As the NFL tries to cram 6 months of offseason activity into two absolutely frenzied weeks of nonstop trades, acquisitions, and drama, I’m finding it hard to keep up. I’ve stopped returning my friends’ phone calls and I don’t even pretend that I’m doing anything productive at work anymore, but it still seems that every time I get up to remind Hal, the Jets fan who sits down the hall from me, that Nnamdi Asomugha is a Philadelphia Eagle, I miss at least five new transactions across the league. I’ve more or less resigned myself to the fact that I’m not going to be able to keep myself abreast of every new move as it takes place, and I’m OK with it.
What I haven’t missed, however, is one minute of the Patriots’ offseason. I’ve been following every trade, signing, and release, and I’ve been following them closely. With the first full week of practices beginning today, I thought it would be a good time to take a look at what the Pats have done so far and rank what I think their best moves have been up to this point. While there are still a lot of days to X off before New England travels to Miami on September 12th, and while I don’t think they are quite done making moves just yet, here are what I think the Patriots 10 best offseason transactions have been so far.
10. Signing UFA Jeremy Ross. Ross was my sleeper rookie free agent for 2011, and I was very happy to hear the Pats picked him up. His numbers weren’t staggering in college, and his 4.4 40 time didn’t really translate into his play as a receiver at Cal, but Ross is a physically gifted athlete with the tools to be a productive WR in this league with the right coaching. Plus, he has potential to be an absolute monster in the return game; a formation featuring Ross and Tate in the backfield could be the league’s most dangerous return tandem and could sway the field position game heavily in the Patriots’ favor. Or, I could be out of my mind and they could just cut Ross before the season even starts.
9. Resigning Brandon McGowan. This is one of those signings that is easy to lose sight of among the other big moves the Patriots have made so far. But McGowan hit the ground running the day he landed in New England in 2009 and proved to be a solid member of the defense. McGowan also brought great spatial awareness and a refreshing blend of savvy and toughness with him from Chicago, and I’m hopeful he will be able to return to 2009 form this season. I’m not sure how his sitting out all of 2010 due to injury followed by a lockout-lengthened offseason is going to affect his readiness, but worst-case scenario McGowan makes training camp more competitive for the safeties and pushes the rest of the secondary to be that much better.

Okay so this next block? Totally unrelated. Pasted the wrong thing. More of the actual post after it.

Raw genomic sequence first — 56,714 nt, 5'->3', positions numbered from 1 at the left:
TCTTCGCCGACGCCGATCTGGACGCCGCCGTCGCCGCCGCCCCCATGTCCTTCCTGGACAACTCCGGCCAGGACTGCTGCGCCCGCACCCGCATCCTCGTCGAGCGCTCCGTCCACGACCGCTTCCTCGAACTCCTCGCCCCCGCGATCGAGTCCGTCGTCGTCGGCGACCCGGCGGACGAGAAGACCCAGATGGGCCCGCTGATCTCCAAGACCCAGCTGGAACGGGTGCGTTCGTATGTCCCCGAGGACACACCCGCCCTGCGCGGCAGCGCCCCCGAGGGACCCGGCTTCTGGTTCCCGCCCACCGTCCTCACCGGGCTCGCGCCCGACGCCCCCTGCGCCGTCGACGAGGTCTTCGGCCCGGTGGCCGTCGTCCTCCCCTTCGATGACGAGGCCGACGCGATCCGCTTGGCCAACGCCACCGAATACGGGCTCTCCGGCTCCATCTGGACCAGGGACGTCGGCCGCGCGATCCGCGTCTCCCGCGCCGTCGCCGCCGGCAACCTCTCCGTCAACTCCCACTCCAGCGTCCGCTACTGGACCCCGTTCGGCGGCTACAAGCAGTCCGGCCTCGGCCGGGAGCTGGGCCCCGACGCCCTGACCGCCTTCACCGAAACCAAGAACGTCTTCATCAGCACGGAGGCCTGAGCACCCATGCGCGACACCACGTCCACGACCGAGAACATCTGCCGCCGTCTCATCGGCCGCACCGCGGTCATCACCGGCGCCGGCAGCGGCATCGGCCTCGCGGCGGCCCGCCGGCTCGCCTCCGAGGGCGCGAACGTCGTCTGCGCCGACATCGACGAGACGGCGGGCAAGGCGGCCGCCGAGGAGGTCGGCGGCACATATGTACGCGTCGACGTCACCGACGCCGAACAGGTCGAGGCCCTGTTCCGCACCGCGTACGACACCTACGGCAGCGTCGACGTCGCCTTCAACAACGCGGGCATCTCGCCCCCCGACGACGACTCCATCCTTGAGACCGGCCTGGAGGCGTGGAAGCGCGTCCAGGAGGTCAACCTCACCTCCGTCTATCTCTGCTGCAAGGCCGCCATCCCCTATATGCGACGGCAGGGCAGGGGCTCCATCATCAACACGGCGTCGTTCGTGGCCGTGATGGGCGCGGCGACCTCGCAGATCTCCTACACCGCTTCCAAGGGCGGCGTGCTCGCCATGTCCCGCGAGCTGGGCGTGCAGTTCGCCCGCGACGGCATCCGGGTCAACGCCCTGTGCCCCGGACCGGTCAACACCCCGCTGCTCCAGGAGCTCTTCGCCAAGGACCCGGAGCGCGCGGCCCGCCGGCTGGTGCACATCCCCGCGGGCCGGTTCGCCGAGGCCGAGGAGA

8. Releasing Tully Banta-Cain. While TBC’s release came as a surprise to a lot of us, I was actually pleased with the move once the initial shock wore off. Yes, Banta-Cain led the team in sacks over the past few seasons, but he was never the answer to our pass rush woes. Plus, the news of his upcoming surgery meant immediate questions as to how ready he would be come Week 1. Releasing TBC, in my opinion, means the Patriots are looking to go out and actively acquire that last piece of the puzzle - another edge rusher that will complement the team’s new front 3 (more on that in a bit).
7. Getting the bulk of the rookie contracts done quickly. Almost all of the drafted rookies have gotten their contracts signed and they are on the practice field. Those still without contracts are thought to be locked down and practicing by early this week. Without the benefit of a full offseason, it is more important this year than ever that rookies get as many reps as possible as they try to make the massive leap from college to professional football, and I’m glad to see the Patriots getting these contracts done quickly and efficiently.
6. Getting Matt Light's Deal Done. Bringing Matt Light back for two years was imperative for the continued development of this Patriots Offensive Line. Light has been with the team for his entire career (he was drafted 48th overall in 2001) and has been protecting Brady’s blind side since Tommy B became the full-time starter. With the number of young O Linemen this team has, a veteran presence like Light is going to be crucial in helping those players develop and he is the kind of player that always leads by example – hopefully keeping Brady’s jersey relatively clean this season.